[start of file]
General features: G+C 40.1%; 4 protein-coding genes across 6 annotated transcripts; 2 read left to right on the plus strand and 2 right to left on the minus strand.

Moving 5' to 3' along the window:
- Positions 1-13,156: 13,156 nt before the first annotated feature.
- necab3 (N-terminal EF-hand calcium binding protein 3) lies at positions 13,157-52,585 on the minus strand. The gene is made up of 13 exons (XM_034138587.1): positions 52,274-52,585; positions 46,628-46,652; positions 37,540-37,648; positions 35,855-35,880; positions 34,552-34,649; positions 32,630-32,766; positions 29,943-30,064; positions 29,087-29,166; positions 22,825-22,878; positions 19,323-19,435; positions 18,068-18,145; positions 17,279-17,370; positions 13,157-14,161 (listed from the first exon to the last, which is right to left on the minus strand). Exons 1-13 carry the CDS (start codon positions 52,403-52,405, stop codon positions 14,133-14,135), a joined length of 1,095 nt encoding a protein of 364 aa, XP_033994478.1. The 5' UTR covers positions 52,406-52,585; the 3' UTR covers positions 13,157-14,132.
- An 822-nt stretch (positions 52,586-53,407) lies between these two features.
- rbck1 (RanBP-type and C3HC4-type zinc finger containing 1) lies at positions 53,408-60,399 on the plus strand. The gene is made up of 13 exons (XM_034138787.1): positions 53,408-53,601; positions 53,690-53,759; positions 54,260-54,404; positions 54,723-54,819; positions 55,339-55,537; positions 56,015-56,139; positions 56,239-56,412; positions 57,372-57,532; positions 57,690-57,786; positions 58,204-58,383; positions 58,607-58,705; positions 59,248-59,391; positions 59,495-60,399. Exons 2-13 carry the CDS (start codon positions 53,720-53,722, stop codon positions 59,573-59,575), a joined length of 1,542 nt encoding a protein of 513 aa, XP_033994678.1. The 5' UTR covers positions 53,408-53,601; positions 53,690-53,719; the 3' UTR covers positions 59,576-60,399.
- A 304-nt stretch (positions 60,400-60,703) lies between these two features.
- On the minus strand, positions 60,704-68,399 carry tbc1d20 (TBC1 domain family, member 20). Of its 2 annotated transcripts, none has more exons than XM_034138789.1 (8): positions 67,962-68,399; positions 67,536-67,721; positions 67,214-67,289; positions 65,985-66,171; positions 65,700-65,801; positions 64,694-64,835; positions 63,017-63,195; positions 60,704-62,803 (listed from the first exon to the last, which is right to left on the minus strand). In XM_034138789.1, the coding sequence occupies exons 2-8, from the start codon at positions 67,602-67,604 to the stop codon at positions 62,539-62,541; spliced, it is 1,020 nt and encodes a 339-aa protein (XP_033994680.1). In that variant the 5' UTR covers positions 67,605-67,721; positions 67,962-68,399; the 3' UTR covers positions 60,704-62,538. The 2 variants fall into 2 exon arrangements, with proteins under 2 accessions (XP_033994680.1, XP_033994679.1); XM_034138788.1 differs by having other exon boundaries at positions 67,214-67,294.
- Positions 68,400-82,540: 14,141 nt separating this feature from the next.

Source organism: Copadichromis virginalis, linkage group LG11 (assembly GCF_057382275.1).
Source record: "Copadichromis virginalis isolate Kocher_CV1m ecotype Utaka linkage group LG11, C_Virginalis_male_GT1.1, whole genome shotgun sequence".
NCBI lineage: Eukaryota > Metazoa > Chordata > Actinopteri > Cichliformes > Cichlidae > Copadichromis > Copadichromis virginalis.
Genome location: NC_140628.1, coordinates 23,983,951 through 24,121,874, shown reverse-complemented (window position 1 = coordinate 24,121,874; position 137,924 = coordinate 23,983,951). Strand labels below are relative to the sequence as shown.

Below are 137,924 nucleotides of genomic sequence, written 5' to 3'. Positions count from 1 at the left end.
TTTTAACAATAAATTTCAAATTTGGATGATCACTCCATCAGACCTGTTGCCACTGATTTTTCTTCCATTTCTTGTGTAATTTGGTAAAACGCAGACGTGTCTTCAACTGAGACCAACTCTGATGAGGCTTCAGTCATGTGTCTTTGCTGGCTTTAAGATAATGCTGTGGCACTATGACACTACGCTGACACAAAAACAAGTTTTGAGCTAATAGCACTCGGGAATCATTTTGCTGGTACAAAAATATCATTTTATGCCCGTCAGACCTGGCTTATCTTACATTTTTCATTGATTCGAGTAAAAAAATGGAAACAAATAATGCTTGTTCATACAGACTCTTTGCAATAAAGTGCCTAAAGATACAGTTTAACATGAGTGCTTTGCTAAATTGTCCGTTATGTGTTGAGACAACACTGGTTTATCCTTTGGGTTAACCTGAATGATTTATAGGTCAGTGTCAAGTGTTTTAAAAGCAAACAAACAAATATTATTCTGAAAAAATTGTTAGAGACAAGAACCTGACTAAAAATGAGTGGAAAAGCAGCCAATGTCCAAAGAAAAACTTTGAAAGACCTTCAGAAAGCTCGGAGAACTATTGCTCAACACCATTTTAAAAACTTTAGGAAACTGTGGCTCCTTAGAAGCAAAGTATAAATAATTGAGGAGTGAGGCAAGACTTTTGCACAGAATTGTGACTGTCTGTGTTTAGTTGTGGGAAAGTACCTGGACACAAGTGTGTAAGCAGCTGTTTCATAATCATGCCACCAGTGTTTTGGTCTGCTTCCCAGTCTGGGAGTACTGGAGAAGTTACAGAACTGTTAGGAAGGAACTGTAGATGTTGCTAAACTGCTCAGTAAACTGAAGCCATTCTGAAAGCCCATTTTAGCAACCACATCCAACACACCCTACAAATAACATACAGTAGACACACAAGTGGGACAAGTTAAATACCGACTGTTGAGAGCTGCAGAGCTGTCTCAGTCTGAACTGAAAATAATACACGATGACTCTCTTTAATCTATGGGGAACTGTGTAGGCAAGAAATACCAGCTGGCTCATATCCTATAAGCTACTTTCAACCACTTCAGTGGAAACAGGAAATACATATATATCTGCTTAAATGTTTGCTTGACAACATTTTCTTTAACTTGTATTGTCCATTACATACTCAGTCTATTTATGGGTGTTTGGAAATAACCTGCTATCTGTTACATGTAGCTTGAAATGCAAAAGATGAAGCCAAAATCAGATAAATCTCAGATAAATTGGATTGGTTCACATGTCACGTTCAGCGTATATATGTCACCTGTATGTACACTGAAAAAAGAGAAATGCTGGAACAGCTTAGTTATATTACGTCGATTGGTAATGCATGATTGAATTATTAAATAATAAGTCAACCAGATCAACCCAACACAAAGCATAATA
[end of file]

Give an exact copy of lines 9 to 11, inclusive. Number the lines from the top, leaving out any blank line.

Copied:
- Positions 68,400-82,540: 14,141 nt separating this feature from the next.

Source organism: Copadichromis virginalis, linkage group LG11 (assembly GCF_057382275.1).
Source record: "Copadichromis virginalis isolate Kocher_CV1m ecotype Utaka linkage group LG11, C_Virginalis_male_GT1.1, whole genome shotgun sequence".